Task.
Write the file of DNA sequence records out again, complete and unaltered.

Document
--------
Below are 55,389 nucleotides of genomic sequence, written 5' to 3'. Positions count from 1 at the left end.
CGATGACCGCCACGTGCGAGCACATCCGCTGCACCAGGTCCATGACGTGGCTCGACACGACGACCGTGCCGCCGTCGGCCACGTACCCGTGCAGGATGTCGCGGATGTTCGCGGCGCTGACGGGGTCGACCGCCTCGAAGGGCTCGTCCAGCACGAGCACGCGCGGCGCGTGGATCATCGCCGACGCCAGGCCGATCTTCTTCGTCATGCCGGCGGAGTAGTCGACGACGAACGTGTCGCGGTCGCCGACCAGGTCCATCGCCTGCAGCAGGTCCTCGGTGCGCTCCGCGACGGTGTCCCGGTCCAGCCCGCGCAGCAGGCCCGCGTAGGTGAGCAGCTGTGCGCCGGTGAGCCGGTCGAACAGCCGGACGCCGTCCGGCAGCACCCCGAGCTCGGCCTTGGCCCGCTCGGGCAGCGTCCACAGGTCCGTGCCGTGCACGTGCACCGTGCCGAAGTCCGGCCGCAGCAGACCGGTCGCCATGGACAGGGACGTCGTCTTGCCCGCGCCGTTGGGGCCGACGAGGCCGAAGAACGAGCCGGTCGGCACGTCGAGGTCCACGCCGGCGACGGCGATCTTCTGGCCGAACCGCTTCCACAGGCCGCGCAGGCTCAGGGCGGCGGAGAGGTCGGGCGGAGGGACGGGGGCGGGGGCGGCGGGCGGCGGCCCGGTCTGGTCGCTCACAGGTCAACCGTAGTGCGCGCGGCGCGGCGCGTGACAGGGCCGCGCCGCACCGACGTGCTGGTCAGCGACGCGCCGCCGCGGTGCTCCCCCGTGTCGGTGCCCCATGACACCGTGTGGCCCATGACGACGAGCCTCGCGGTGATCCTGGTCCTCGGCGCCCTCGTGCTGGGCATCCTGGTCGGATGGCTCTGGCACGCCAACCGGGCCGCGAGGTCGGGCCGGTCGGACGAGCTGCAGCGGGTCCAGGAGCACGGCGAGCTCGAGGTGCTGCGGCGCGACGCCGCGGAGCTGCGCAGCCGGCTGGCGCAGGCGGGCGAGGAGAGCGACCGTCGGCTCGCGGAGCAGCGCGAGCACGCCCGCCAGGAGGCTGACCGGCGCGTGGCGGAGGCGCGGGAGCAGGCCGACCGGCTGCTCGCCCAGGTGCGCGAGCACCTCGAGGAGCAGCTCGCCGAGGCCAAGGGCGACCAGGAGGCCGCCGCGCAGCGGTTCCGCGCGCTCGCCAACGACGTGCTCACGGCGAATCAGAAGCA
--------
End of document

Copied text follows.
Below are 55,389 nucleotides of genomic sequence, written 5' to 3'. Positions count from 1 at the left end.
CGATGACCGCCACGTGCGAGCACATCCGCTGCACCAGGTCCATGACGTGGCTCGACACGACGACCGTGCCGCCGTCGGCCACGTACCCGTGCAGGATGTCGCGGATGTTCGCGGCGCTGACGGGGTCGACCGCCTCGAAGGGCTCGTCCAGCACGAGCACGCGCGGCGCGTGGATCATCGCCGACGCCAGGCCGATCTTCTTCGTCATGCCGGCGGAGTAGTCGACGACGAACGTGTCGCGGTCGCCGACCAGGTCCATCGCCTGCAGCAGGTCCTCGGTGCGCTCCGCGACGGTGTCCCGGTCCAGCCCGCGCAGCAGGCCCGCGTAGGTGAGCAGCTGTGCGCCGGTGAGCCGGTCGAACAGCCGGACGCCGTCCGGCAGCACCCCGAGCTCGGCCTTGGCCCGCTCGGGCAGCGTCCACAGGTCCGTGCCGTGCACGTGCACCGTGCCGAAGTCCGGCCGCAGCAGACCGGTCGCCATGGACAGGGACGTCGTCTTGCCCGCGCCGTTGGGGCCGACGAGGCCGAAGAACGAGCCGGTCGGCACGTCGAGGTCCACGCCGGCGACGGCGATCTTCTGGCCGAACCGCTTCCACAGGCCGCGCAGGCTCAGGGCGGCGGAGAGGTCGGGCGGAGGGACGGGGGCGGGGGCGGCGGGCGGCGGCCCGGTCTGGTCGCTCACAGGTCAACCGTAGTGCGCGCGGCGCGGCGCGTGACAGGGCCGCGCCGCACCGACGTGCTGGTCAGCGACGCGCCGCCGCGGTGCTCCCCCGTGTCGGTGCCCCATGACACCGTGTGGCCCATGACGACGAGCCTCGCGGTGATCCTGGTCCTCGGCGCCCTCGTGCTGGGCATCCTGGTCGGATGGCTCTGGCACGCCAACCGGGCCGCGAGGTCGGGCCGGTCGGACGAGCTGCAGCGGGTCCAGGAGCACGGCGAGCTCGAGGTGCTGCGGCGCGACGCCGCGGAGCTGCGCAGCCGGCTGGCGCAGGCGGGCGAGGAGAGCGACCGTCGGCTCGCGGAGCAGCGCGAGCACGCCCGCCAGGAGGCTGACCGGCGCGTGGCGGAGGCGCGGGAGCAGGCCGACCGGCTGCTCGCCCAGGTGCGCGAGCACCTCGAGGAGCAGCTCGCCGAGGCCAAGGGCGACCAGGAGGCCGCCGCGCAGCGGTTCCGCGCGCTCGCCAACGACGTGCTCACGGCGAATCAGAAGCA